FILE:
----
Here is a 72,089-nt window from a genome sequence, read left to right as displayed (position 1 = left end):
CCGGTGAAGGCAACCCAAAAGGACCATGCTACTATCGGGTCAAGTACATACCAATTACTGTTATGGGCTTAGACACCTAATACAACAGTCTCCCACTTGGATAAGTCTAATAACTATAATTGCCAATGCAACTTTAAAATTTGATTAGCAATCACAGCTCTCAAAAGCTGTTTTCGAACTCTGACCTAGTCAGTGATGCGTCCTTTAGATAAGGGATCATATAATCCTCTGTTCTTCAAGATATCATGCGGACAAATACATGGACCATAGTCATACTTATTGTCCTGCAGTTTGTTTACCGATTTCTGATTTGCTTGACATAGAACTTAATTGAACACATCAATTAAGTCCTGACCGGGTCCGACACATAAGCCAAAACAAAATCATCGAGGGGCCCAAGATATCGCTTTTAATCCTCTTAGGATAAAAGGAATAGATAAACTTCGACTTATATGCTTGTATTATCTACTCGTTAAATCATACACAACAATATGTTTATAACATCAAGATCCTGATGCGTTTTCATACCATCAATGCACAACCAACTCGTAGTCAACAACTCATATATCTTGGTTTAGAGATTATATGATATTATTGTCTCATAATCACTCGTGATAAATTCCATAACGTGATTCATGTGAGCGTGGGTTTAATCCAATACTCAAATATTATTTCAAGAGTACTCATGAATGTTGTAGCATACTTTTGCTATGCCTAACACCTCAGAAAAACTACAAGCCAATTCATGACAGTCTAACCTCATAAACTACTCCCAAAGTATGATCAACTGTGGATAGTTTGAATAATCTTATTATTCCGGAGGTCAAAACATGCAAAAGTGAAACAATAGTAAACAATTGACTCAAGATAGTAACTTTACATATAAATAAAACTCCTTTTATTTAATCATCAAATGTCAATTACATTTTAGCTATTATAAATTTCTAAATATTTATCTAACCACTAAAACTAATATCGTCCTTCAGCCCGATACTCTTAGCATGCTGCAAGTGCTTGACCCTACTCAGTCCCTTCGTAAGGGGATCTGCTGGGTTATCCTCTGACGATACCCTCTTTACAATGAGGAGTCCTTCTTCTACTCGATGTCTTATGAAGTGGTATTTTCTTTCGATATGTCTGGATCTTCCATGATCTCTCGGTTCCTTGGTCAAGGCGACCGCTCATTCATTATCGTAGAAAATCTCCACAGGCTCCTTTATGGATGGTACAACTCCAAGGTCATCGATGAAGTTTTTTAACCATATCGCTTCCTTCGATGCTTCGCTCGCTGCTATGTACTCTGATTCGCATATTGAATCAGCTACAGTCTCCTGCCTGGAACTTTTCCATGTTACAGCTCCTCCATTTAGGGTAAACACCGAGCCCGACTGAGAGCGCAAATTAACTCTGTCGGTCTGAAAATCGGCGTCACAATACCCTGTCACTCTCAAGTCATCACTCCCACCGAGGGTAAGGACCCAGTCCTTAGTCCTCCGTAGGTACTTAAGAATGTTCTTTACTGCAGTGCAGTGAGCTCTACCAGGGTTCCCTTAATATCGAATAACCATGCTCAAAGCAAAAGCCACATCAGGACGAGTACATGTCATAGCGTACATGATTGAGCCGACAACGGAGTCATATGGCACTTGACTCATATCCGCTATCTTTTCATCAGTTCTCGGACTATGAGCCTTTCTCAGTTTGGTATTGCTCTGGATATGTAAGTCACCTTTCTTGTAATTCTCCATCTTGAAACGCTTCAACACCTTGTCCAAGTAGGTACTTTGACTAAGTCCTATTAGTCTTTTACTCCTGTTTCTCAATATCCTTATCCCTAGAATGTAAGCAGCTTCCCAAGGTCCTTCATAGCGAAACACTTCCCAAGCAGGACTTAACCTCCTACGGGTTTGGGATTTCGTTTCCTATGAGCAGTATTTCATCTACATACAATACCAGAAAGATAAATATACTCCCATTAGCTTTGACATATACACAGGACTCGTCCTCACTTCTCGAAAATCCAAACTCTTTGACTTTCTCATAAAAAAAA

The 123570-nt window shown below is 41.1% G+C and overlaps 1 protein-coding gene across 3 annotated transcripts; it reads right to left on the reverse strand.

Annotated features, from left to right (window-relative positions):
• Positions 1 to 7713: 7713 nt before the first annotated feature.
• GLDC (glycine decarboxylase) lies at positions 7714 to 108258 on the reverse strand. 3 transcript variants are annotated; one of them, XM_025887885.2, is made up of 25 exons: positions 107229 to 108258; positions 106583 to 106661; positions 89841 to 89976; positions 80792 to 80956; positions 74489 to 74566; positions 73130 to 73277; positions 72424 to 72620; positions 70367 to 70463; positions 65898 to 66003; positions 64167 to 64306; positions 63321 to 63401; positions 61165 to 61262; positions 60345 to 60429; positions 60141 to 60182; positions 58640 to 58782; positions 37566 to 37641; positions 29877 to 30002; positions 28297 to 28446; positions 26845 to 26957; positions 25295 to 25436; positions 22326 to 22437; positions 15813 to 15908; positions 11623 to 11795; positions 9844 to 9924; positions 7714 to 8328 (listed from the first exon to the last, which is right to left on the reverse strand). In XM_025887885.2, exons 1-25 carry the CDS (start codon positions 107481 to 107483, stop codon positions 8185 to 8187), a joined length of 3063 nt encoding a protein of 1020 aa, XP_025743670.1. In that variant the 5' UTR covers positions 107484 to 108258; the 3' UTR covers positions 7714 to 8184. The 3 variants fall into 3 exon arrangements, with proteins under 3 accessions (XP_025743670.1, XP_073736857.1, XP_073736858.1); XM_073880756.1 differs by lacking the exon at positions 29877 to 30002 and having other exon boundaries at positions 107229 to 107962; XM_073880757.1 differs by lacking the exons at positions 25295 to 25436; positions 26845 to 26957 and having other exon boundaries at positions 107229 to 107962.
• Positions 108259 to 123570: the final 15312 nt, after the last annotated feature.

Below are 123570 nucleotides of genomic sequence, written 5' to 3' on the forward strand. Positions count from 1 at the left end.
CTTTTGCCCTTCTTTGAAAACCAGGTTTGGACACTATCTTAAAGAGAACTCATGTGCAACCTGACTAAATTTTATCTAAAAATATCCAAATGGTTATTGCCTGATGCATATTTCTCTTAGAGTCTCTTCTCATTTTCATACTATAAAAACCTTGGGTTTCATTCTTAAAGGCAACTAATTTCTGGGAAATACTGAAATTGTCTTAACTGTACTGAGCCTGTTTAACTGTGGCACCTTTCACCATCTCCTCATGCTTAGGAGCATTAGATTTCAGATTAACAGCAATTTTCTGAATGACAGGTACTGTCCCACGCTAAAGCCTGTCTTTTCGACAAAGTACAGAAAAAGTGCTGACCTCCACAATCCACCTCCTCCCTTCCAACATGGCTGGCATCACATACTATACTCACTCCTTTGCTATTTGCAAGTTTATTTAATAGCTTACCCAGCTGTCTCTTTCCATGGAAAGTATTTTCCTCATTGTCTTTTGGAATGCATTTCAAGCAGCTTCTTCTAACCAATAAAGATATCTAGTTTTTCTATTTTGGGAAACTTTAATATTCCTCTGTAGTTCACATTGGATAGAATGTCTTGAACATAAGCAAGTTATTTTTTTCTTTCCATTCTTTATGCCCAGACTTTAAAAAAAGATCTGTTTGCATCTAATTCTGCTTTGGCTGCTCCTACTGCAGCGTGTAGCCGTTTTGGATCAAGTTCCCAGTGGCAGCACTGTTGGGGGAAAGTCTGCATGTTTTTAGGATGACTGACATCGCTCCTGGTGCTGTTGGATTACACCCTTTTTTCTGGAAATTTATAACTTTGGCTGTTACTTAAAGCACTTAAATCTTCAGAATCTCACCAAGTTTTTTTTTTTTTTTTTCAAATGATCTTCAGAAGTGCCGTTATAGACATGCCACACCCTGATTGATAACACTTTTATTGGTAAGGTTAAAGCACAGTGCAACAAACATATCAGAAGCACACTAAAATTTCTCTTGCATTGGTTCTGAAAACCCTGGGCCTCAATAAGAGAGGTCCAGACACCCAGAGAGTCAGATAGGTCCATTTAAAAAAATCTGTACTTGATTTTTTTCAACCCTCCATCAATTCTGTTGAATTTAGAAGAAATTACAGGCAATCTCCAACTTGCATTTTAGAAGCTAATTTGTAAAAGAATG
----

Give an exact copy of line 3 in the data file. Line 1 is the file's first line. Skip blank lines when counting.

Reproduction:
The 123570-nt window shown below is 41.1% G+C and overlaps 1 protein-coding gene across 3 annotated transcripts; it reads right to left on the reverse strand.